“When he has success he pounds the fastball in on the righty, relentless in there,” Cardinals manager Oliver Marmol said. “And he plays his slider off of it. Good swing-and-miss. It’s a tough at-bat. He’s done a really nice job of pitching to his strength.”
That carried him to 14 consecutive starts without allowing more than two earned runs.
A nifty slide ended that.
In Steele’s sixth and final inning, Lars Nootbaar laced a single to center that gave Juan Yepez a chance to score from second. Yepez arrived at about the same time as the throw, maybe a half step behind it, and still was able to avoid the tag and tap the plate with a deft slide. The Cardinals’ third run ended Steele’s streak and momentarily cut the Cubs’ lead in half.
All six of those runs the Cubs had to make that lead came against Montgomery.
His streak was long over by the time Yepez melted Steele’s.
The Cardinals lefty’s streak of scoreless innings ended abruptly after 24 innings. He walked two batters before escaping a mess in the second inning only to encounter a worse one in the third inning. Two doubles, including one with two outs, put a welt on Montgomery’s pitching line for the first time — but what really smarted was the homer.
Patrick Wisdom drilled a two-run shot on Montgomery’s 2-0 pitch to obliterate the Cardinals’ lead and put the Cubs ahead for the first time.
It was also the first homer Montgomery had ever allowed a Cub in 30 2/3 innings.
A former Cardinals prospect who was traded several years ago to just add a left-handed-hitting outfielder for a different look off the bench, Wisdom has become a power source for the Cubs in their rebuild. The homer was his 12th of the season — as many for him as any of the Cardinals’ starters Wednesday combined. Wisdom’s homer lifted the Cubs to a 3-2 lead, and the next inning Yan Gomes pushed the Cubs further ahead with his sixth homer of the season.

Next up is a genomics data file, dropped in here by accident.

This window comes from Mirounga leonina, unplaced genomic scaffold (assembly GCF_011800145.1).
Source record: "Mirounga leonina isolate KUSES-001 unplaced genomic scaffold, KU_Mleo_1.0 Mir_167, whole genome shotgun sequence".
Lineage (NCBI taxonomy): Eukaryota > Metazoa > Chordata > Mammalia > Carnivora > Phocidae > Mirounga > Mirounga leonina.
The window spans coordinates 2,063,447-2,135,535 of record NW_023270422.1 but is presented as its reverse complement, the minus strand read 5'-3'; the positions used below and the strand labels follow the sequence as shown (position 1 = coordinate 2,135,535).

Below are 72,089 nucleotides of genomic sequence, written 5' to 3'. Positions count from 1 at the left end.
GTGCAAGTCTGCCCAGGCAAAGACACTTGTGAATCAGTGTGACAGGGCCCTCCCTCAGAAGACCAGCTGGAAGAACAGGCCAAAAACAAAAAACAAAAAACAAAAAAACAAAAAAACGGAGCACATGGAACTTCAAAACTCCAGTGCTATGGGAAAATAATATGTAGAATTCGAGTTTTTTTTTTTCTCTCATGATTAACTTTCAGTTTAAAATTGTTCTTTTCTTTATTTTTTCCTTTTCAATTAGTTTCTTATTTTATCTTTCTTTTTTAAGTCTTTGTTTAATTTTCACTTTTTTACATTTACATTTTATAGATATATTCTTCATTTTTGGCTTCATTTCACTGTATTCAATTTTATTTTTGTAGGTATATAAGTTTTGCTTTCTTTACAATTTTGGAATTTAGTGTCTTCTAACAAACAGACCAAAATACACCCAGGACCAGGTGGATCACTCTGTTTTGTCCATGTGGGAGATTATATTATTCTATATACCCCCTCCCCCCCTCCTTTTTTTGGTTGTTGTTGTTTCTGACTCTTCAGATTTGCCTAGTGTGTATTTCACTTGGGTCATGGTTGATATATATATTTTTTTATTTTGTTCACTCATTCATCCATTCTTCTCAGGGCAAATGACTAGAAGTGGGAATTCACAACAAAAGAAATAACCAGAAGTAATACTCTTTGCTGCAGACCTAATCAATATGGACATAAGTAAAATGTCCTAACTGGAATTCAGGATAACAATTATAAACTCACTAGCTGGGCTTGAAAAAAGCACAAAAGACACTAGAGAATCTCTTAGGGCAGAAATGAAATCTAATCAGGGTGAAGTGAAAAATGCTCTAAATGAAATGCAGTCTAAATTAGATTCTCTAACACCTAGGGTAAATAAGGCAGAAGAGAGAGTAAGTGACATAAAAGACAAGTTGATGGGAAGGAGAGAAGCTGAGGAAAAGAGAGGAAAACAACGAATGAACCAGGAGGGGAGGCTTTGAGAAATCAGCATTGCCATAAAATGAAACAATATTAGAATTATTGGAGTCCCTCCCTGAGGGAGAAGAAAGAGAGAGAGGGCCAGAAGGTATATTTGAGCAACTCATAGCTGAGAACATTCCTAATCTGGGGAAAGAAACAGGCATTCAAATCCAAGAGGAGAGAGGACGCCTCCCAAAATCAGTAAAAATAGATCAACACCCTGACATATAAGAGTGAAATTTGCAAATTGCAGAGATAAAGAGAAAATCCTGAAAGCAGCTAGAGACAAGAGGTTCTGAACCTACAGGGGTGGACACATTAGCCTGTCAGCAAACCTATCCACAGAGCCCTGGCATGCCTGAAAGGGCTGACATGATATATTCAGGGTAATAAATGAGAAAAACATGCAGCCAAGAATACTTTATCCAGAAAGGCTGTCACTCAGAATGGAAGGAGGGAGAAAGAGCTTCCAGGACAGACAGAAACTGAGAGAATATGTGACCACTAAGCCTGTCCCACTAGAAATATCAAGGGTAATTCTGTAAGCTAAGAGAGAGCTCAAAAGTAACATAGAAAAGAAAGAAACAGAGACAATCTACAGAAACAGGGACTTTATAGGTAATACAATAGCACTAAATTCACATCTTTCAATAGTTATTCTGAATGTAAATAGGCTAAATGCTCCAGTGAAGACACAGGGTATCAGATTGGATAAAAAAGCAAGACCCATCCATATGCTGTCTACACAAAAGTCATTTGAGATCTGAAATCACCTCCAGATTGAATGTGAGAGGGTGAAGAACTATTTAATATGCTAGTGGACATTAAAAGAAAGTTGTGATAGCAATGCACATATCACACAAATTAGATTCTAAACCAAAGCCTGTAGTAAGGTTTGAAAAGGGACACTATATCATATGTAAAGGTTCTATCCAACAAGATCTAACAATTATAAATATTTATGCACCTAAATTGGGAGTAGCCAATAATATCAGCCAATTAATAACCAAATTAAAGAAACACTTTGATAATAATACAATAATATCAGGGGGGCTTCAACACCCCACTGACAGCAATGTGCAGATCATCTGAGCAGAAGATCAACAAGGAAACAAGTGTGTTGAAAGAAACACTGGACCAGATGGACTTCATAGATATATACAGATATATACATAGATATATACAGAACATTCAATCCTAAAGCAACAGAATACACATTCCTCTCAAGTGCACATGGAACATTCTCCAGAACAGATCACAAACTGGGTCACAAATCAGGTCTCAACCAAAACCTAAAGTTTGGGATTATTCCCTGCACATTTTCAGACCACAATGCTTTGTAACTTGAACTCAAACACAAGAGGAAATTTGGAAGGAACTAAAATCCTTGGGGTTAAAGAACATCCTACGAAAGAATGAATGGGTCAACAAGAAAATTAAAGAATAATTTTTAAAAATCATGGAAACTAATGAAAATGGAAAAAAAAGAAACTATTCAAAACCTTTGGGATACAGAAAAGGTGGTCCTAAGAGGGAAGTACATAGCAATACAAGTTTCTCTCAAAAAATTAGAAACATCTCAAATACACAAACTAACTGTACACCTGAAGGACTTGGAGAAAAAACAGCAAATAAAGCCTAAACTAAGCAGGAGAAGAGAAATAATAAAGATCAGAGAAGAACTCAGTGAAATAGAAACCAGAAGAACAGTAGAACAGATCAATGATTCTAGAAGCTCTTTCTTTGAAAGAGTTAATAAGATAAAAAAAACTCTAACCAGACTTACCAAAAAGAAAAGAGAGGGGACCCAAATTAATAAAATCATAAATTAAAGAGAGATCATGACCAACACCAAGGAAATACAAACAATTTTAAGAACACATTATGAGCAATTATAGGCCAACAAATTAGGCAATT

Back on the active roster Wednesday, Gomes reached base in each of his first four plate appearances.
He circled them with a two-run shot in his fourth-inning at-bat.
That gave the Cubs a 5-2 lead.
When last the Cardinals used Drew VerHagen he provided essential innings that allowed a comeback Sunday that ended the eight-game losing streak. It also meant that he would be unavailable for the first two games of the series at Wrigley, and the right-hander was told as such coming into Chicago. The five-inning outing from Montgomery left some innings unmanned, and despite VerHagen’s usual use as a setup reliever, his availability prompted his appearance.
It when sideways swiftly.
Four of the first five batters VerHagen faced stung him for base hits. A three-run game mushroomed as the Cubs doubled their lead before VerHagen could get a second out. No. 9 hitter Christopher Morel, the Cubs’ designated hitter Wednesday, drilled a double to the right-center gap that drove home a teammate, and Dansby Swanson followed two batters later with a two-run double to left field.
That pair of RBIs gave Swanson five in the series and the double was his fifth extra-base hit in his first Cubs-Cardinals series of a seven-year, $177 million deal with the Cubs.